Further, the majority of provisions in the Doha Agreement had been implemented, he said, and there had been satisfactory progress towards the establishment of peace and stability. Groups that had not signed the accord continued to sabotage the Doha process and hinder UNAMID’s exit strategy that was being worked on. Those factions would like the internally displaced to remain in camps, which would give them a pretext to continue fighting. Therefore, Sudan rejected references to a freeze in the political process, he said, adding that other parts of the reports had in fact indicated progress.
Regarding UNAMID’s working environment, he said only 21 visa requests were pending in a mission involving thousands of personnel. As such, any reference to constraints imposed by the Government on UNAMID was inaccurate. Tribal violence and criminal activities in Darfur were “as ancient as the region itself” and any exit strategy could not be conditioned on their end. The national dialogue process, launched in January, would lead to elections and continue afterward. He asked the Council to put pressure on non-signatory armed groups, so that efforts could be accelerated towards achieving lasting peace and reconciliation.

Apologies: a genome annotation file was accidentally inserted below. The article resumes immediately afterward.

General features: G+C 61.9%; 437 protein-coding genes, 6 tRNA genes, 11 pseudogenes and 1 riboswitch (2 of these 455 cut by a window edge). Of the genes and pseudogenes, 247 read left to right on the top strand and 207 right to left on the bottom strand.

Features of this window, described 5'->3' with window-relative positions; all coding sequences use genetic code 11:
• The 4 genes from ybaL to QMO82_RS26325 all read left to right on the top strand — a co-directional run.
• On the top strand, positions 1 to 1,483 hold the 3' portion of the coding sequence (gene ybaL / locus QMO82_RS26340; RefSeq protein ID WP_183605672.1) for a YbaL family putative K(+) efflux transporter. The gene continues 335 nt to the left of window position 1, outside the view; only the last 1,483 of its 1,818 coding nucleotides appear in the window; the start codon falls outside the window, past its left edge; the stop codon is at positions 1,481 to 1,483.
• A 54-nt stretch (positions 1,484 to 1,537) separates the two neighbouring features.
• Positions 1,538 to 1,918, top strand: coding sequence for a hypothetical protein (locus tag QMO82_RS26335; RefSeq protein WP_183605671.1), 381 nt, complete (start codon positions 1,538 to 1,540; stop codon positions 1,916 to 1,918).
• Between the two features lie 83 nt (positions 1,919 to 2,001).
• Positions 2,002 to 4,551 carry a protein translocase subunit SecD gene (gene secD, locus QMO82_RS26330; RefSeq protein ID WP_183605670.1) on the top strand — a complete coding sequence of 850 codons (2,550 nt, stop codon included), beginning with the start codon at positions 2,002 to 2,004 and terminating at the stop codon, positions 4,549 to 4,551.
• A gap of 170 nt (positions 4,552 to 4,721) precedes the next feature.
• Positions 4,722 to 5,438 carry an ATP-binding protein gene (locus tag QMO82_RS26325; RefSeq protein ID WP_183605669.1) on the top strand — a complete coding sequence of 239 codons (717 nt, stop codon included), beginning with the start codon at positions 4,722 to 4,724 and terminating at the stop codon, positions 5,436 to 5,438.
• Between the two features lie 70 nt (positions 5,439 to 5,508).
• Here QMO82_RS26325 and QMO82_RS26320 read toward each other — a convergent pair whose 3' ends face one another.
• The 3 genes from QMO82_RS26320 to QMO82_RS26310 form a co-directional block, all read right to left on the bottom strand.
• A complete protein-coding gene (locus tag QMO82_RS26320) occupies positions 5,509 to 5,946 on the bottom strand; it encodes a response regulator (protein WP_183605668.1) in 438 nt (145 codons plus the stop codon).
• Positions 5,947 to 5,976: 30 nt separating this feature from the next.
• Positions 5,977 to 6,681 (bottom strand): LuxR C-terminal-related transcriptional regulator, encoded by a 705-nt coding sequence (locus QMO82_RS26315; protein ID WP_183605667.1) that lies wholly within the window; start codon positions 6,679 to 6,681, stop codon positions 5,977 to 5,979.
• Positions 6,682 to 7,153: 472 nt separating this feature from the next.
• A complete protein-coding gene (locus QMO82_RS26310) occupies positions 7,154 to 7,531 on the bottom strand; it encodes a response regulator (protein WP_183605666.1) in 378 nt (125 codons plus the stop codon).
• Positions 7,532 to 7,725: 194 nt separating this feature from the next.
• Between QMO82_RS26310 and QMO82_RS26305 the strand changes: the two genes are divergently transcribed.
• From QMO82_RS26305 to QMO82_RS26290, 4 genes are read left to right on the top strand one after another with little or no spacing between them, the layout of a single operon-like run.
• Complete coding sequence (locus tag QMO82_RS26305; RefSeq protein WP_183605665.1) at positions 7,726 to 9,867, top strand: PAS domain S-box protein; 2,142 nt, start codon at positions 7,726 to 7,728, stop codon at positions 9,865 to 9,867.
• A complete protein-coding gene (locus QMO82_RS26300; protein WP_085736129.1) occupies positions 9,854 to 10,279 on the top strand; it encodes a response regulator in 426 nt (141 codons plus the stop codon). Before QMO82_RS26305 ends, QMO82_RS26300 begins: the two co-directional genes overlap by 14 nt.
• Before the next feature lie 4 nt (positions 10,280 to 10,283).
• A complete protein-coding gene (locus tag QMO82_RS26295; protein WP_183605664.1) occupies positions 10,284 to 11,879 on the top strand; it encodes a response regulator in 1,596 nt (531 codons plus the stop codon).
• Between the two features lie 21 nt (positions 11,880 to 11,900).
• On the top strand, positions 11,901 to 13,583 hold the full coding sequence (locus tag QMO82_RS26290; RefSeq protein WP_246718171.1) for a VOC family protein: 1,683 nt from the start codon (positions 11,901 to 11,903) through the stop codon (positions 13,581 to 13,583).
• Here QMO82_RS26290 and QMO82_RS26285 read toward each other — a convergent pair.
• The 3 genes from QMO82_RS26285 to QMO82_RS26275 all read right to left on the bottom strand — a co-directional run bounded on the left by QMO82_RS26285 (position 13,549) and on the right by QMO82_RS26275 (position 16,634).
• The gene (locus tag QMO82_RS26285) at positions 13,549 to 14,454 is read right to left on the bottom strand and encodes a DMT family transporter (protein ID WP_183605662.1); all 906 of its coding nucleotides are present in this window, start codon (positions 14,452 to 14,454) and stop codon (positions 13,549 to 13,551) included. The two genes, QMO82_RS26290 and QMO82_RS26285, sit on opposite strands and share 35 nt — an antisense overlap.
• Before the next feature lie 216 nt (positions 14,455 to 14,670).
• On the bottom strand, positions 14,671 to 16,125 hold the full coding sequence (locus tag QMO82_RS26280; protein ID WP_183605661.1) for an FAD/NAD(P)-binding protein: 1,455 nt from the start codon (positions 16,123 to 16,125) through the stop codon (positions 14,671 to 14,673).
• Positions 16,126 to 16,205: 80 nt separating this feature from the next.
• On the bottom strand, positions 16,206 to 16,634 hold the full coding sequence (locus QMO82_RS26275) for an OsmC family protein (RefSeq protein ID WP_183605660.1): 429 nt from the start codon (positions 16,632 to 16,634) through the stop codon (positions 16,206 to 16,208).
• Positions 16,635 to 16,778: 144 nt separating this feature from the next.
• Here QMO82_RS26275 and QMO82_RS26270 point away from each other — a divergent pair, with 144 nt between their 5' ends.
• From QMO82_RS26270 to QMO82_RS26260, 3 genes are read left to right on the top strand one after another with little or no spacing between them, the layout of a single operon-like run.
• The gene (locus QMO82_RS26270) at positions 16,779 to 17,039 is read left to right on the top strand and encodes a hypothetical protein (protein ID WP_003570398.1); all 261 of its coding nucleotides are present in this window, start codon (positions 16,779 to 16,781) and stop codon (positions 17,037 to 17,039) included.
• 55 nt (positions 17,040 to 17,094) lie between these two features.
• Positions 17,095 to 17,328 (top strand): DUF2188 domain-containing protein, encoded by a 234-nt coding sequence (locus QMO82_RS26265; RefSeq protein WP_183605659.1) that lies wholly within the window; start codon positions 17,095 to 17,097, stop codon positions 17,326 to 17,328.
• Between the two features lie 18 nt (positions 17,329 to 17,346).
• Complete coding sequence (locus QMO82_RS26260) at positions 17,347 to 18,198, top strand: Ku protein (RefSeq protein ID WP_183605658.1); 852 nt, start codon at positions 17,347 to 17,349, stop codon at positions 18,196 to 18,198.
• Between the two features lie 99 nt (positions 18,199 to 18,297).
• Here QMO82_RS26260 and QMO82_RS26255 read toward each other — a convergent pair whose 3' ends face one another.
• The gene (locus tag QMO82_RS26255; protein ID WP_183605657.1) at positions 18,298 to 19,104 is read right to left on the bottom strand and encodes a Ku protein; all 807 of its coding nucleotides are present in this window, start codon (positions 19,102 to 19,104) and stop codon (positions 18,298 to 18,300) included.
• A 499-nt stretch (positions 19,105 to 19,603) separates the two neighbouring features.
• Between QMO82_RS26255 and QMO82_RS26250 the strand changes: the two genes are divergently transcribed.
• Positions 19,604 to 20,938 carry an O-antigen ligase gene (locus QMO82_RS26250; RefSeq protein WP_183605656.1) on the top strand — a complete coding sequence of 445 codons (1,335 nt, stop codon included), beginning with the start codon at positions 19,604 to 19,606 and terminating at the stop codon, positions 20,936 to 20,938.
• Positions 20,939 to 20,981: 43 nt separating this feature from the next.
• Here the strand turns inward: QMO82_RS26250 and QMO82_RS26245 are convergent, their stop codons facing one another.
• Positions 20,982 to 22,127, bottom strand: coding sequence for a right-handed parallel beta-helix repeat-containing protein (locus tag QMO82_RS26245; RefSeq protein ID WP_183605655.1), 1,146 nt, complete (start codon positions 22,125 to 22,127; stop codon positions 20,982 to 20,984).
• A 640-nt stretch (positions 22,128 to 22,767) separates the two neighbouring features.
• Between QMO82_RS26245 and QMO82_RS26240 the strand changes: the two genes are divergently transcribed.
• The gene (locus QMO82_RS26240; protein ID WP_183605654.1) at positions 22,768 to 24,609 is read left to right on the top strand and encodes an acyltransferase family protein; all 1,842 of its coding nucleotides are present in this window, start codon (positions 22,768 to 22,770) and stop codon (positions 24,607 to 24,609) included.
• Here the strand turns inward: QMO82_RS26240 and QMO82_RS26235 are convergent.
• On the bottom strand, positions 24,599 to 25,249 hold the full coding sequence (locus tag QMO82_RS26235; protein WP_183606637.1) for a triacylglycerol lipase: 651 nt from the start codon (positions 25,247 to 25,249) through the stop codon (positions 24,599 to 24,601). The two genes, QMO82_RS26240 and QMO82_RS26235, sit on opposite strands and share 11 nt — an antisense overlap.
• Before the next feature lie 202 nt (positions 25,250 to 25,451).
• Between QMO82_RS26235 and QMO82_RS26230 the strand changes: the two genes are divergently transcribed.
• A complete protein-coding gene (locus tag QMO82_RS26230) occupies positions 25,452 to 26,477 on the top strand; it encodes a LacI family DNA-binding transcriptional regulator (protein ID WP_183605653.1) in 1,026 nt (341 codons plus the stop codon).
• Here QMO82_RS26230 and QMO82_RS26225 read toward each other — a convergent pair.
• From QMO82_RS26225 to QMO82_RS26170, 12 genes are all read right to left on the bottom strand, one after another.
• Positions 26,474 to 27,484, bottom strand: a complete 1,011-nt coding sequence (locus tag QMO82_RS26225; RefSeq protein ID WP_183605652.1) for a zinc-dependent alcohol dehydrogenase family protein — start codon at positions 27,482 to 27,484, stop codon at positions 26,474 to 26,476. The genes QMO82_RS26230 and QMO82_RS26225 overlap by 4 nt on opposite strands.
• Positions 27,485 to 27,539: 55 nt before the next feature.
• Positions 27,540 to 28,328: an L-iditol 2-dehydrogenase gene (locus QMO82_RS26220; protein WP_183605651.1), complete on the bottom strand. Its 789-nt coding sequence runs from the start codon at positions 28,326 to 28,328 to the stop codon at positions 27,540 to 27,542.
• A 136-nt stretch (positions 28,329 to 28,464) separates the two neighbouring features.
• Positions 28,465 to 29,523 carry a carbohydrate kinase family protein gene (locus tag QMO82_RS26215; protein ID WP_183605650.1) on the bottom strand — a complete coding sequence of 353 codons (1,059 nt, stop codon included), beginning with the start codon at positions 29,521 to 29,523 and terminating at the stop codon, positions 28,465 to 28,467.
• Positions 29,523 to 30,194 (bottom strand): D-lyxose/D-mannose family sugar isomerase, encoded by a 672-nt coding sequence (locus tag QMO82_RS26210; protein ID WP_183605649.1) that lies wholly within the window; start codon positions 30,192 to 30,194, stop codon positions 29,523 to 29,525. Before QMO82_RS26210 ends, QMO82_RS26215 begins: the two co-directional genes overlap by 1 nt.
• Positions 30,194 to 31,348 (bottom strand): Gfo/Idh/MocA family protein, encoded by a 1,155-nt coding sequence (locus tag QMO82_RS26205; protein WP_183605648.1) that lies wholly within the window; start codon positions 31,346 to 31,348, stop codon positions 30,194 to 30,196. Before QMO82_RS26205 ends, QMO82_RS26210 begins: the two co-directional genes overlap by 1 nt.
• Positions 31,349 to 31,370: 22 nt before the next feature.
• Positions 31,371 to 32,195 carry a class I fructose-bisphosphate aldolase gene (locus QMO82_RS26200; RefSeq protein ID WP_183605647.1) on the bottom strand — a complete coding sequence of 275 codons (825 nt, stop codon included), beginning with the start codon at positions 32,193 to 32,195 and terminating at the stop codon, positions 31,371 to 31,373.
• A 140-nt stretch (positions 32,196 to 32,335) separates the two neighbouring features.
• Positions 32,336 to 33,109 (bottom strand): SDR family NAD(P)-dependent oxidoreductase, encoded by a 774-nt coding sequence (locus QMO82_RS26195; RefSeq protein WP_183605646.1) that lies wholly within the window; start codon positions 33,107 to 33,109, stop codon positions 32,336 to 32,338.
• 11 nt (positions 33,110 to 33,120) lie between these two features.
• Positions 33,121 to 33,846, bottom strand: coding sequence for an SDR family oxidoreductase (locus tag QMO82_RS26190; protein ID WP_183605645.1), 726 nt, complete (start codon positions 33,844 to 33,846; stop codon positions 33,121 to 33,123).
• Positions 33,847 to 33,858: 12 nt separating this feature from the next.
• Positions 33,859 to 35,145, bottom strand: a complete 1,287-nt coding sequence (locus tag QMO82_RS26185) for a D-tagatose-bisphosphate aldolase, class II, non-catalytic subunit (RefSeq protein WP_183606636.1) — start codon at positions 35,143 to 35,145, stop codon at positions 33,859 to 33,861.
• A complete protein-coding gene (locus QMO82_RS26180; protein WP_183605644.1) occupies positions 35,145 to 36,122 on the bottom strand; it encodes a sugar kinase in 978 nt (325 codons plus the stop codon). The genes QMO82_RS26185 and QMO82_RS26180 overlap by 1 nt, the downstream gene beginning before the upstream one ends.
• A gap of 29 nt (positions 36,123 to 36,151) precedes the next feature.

The meeting began at 10:07 a.m. and ended at 10:45 a.m.
* The 7404th Meeting was closed.